Study Finds A Poor Diet Is Deadlier Than Tobacco Or High Blood Pressure
According to a new study, a poor diet contributes to more worldwide deaths than other well-known killers like tobacco and high blood pressure. Specifically, a diet that doesn’t contain sufficient vegetables, fruits, and grains has been linked to premature death.2
“In 2017, a poor diet was responsible for 11 million deaths, whether related to excessive consumption of bad foods or inadequate intake of the good stuff, the study said. Specifically, three main dietary factors—low consumption of whole grains and fruits and high intake of sodium—accounted for more than half of all diet-related deaths.
While high consumption of red meat, processed meat, trans fat and sugar-sweetened beverages did contribute to global deaths, these factors “were towards the bottom in ranking dietary risks … for most high-population countries,” the report found. Policies encouraging healthful eating, therefore, may have greater impacts than those targeting unhealthy foods.
“There needs to be a food system transformation,” said Dr. Ashkan Afshin, lead author of the study and an assistant professor at the Institute for Health Metrics and Evaluation at the University of Washington. He calls for increased and better production of foods: More fruits, vegetables and nuts and grains that haven’t been stripped of their nutrition. Environmental sustainability must also be considered in improving agriculture systems, the report notes, including impacts on climate change, biodiversity, land and water usage.”2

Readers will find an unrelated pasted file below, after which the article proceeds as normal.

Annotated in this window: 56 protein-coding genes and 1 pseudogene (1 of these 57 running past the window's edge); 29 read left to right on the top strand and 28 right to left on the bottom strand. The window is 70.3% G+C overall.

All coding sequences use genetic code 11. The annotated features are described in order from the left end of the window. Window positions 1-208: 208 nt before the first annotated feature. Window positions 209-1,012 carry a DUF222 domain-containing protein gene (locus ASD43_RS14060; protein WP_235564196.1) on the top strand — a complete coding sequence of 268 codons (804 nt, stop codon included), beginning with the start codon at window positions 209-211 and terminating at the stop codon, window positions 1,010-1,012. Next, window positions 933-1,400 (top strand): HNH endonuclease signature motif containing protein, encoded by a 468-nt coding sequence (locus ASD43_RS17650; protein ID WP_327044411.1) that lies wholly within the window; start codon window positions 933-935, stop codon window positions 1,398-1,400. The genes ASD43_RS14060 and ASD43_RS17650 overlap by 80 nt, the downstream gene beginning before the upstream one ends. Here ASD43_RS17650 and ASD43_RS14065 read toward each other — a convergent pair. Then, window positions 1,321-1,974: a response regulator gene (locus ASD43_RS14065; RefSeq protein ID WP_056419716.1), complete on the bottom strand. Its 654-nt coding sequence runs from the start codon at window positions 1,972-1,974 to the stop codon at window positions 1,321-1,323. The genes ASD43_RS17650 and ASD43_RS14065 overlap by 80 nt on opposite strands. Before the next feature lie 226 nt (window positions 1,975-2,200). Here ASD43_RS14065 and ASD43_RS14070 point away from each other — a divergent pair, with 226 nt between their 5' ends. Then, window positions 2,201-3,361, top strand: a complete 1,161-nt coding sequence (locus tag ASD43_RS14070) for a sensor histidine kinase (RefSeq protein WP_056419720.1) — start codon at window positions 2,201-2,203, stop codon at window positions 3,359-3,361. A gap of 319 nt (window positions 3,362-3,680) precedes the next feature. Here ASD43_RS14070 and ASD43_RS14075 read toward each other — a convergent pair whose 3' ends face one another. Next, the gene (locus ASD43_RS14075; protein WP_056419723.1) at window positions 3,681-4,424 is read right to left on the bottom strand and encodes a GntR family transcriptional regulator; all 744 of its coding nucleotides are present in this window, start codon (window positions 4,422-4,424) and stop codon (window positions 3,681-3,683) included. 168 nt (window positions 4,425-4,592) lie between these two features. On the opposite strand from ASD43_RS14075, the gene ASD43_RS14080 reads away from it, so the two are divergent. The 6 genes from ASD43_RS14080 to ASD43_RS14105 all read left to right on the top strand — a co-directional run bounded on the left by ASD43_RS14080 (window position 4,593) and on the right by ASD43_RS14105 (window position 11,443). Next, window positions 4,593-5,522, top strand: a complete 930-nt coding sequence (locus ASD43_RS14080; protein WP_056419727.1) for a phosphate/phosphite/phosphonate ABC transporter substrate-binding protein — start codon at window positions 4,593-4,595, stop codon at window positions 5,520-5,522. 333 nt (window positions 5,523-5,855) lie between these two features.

The Save Institute’s nutritional plan consists of an easy-to-follow pH-balanced diet that includes plenty of fruits and vegetables. Although acidifying, whole grains are the preferred choice over simple carbohydrates. This new study reinforces the existing scientific evidence that a pH-balanced diet improves health and lengthens lifespan.
A recently-published study revealed that a poor diet (lacking in fruits, vegetables, and whole grains) kills more people worldwide than tobacco or high blood pressure.
Research Finds That Stair-Test Predicts Longevity
A new study has found a direct link between exercise capacity and participants’ longevity. People capable of high levels of physical exertion had less chance of dying early of any cause.3
While researchers used echocardiography and a treadmill to measure exercise capacity, you can perform a simple test that can likewise indicate your risk of early death from cardiovascular disease, cancer, and other causes.3
The equivalent test consists of climbing three floors of stairs very fast, or four floors fast, without stopping. If you can complete the climb without needing to pause, your exercise capacity predicts a lower risk of mortality. If not, you should expand your regular exercise routine to receive the risk reductions described by the study.3